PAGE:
Dope queens Phoebe Robinson and Jessica Williams surprised fans on Wednesday with two announcements: that their popular WNYC podcast 2 Dope Queens is ending, and that their final episode is an interview with Michelle Obama. There couldn’t have been a more epic final guest, as the two have been vocal with their love for the former First Lady throughout the show’s three-year run. And it turns out she’s been admiring them back! Obama reached out to them ahead of the release of her book, Becoming, and Robinson was surprised to find her own book, Everything Is Trash, on the shelf in Obama’s Washington, DC, office.
In classic dope queen style, the two open the interview telling Obama that Phoebe is wearing her finest wig (her “Chaka Khan”) and Jessica has brushed her edges for the momentous occasion. Obama is in her best form as well, using humor to inspire and bond with the queens. Managing her hair in the White House was actually a topic in her book, and she jokes, “People don't understand, it's like, getting your hair done every day will mess with your hair. […] My whole goal was […] I want to leave here with the hair I came with.” She points out that she tried “a little bit of everything: braids, weaves, wigs extensions,” but adds on a more serious note, “This wasn't just a First Lady journey. This is a black professional women's journey.”
Much like Obama, 2 Dope Queens has had the same mission to help women, people of color, and the LGBTQ community find their voice. This is something Obama acknowledges, paying respect to Robinson and Williams. “To be funny means you have to be smart. There's something that was in you from the time you were four or three. If you talk to your parents they could see that in you,” she says.
When explaining the root of her desire to create the non-profit organization Global Girls Alliance, Obama admits she and her siblings were never raised to think they were special. “My mother was like, ‘No, there are a lot of other kids who were as smart as you.’ But the difference between success and failure when you're a woman, when you're a minority, is really slim,” she says. “And, if you get the wrong message it sits with you the wrong way.”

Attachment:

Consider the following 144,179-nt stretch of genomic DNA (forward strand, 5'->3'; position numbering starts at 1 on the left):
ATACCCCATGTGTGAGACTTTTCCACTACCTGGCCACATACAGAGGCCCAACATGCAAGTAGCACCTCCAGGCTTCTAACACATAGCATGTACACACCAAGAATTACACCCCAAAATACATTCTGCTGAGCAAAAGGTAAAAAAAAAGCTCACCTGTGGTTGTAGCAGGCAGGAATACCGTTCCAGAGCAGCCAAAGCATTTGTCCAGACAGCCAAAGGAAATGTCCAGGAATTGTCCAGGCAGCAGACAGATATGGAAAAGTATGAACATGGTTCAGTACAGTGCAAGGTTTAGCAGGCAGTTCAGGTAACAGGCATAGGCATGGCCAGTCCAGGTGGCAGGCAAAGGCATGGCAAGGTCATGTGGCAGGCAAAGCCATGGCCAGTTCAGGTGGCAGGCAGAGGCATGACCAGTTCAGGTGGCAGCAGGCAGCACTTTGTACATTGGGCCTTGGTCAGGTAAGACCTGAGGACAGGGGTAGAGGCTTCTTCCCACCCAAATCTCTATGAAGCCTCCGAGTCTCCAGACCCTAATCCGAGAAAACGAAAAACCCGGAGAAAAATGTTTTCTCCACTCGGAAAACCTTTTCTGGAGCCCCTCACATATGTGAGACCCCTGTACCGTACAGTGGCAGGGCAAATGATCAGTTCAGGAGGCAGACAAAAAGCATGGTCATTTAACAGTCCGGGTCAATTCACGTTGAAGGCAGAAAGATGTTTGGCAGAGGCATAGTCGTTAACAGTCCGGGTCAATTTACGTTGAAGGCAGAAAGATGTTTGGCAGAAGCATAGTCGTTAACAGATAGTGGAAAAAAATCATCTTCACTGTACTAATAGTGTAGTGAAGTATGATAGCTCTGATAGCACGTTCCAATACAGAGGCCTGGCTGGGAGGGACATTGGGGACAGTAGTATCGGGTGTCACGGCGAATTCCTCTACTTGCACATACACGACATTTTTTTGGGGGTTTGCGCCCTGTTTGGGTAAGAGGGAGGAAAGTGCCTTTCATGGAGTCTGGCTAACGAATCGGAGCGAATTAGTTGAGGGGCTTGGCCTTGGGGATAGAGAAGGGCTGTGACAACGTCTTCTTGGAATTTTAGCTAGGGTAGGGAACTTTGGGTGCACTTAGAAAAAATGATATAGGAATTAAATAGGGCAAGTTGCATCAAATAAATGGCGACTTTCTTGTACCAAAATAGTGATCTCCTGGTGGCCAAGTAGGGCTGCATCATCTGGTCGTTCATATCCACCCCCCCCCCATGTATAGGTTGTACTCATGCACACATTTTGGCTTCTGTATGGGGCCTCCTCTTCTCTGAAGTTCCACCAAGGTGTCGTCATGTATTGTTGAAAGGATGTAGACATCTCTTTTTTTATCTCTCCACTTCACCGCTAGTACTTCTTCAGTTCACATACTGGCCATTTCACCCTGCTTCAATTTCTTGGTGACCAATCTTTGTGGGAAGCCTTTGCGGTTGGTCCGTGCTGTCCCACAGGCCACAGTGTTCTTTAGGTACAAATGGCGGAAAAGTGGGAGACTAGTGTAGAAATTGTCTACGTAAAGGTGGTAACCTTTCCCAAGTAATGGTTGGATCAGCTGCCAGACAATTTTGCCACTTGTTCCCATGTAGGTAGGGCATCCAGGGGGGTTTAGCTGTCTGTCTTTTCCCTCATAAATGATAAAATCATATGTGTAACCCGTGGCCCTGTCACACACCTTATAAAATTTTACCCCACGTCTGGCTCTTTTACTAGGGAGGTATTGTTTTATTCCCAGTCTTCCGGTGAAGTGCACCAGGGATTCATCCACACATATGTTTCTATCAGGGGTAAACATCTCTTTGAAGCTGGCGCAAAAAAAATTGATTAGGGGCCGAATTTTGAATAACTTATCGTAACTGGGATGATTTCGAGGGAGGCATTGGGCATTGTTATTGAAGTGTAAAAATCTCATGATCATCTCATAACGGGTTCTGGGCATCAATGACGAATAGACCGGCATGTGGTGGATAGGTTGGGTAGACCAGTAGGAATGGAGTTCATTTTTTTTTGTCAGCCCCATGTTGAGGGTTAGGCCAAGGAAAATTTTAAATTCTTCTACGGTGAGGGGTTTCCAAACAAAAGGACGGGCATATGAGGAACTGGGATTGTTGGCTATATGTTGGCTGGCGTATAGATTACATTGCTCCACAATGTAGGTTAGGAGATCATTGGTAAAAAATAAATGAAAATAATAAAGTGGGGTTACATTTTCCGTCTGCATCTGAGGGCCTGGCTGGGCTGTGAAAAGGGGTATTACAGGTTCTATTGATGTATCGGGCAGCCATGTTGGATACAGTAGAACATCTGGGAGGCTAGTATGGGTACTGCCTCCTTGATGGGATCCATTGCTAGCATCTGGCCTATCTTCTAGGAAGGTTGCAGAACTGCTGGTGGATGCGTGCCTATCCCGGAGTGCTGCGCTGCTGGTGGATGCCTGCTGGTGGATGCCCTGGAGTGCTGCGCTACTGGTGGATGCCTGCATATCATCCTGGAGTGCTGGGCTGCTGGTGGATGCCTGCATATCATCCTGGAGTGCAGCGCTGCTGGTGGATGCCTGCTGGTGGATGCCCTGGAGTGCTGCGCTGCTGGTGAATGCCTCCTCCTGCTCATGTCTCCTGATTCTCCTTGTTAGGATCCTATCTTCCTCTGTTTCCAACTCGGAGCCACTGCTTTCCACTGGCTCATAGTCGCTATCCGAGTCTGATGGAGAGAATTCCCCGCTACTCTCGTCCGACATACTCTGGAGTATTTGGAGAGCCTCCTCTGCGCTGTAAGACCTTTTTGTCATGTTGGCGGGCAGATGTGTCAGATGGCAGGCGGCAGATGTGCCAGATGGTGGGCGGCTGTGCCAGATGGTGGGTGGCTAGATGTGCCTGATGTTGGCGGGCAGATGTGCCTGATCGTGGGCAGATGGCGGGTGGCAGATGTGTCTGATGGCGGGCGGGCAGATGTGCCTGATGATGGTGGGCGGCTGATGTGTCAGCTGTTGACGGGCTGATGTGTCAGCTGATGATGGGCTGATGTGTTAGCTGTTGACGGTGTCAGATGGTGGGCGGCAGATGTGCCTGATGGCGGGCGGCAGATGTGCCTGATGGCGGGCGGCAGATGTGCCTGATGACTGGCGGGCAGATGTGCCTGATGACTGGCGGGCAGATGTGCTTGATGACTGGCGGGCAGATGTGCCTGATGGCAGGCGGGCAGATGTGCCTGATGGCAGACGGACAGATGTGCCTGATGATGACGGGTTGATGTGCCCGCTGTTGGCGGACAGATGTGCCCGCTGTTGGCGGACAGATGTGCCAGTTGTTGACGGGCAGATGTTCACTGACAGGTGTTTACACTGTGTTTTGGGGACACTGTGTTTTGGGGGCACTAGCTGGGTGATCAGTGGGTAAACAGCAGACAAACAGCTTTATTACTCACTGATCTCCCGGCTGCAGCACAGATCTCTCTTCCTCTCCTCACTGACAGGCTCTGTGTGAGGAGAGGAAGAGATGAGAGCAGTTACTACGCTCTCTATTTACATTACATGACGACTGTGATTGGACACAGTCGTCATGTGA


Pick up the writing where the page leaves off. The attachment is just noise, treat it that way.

This is something Obama dealt with as a major black figure in America who had to navigate the respectability that comes with being First Lady, the politics and racism that came with being a black woman in that space, and being her regular self. Robinson and Williams understand this as black women who paved a way for themselves by talking openly, with humor, and sharing details of their lives that are not always deemed respectable. All three have found the space to honor themselves and women like them while sharing their wisdom and having fun.
This contrast made for a really striking moment when Williams asked if Obama feels like she can express more of her anger now that she’s out of office. “You know in all truthfulness, no,” Obama says. “I think that labels and stereotypes stick if you've grown up sort of thinking ‘watch your mouth, be careful.’”
“If you're a woman and you're too angry, people stop hearing the point,” she says, adding “And I'd love to be able to get in and emotionally, psychologically change that. But the truth is that people will hear things differently from me.”
It makes sense considering this is the woman who coined the slogan “When they go low we go high.” To that point, Obama explained, “I had to learn how to separate my anger from the point, from the goal. And that is what I try to mentor young people to do. It's like have the feeling, don't deny the feeling exists … But if I'm trying to move an issue, if my anger doesn't work to move the issue, then it's not helpful. And that's what ‘going high’ means. … It's just like, what's your goal? And usually your goal isn't to just be angry.”
The queens also put Obama through their rapid fire questions round, where she joked she didn’t have to choose between a Beyonce concert and lunch with Oprah because she could actually do both. That’s the exact definition of goals.
Obama treated the queens and listeners to a passage from Becoming, sharing this bit of sage advice:
For me, becoming isn't about arriving somewhere or achieving a certain aim. I see it instead as forward motion, a means of evolving. A way to reach continuously toward a better self…Becoming requires equal parts patience and rigor. Becoming is never giving up on the idea that there is more growing to be done.
From the offset of her entry into our cultural lexicon, Obama has exemplified her own definition of becoming. And so have Williams and Robinson. This interview became a space to celebrate all of their achievements, and to look back at what they themselves have become.
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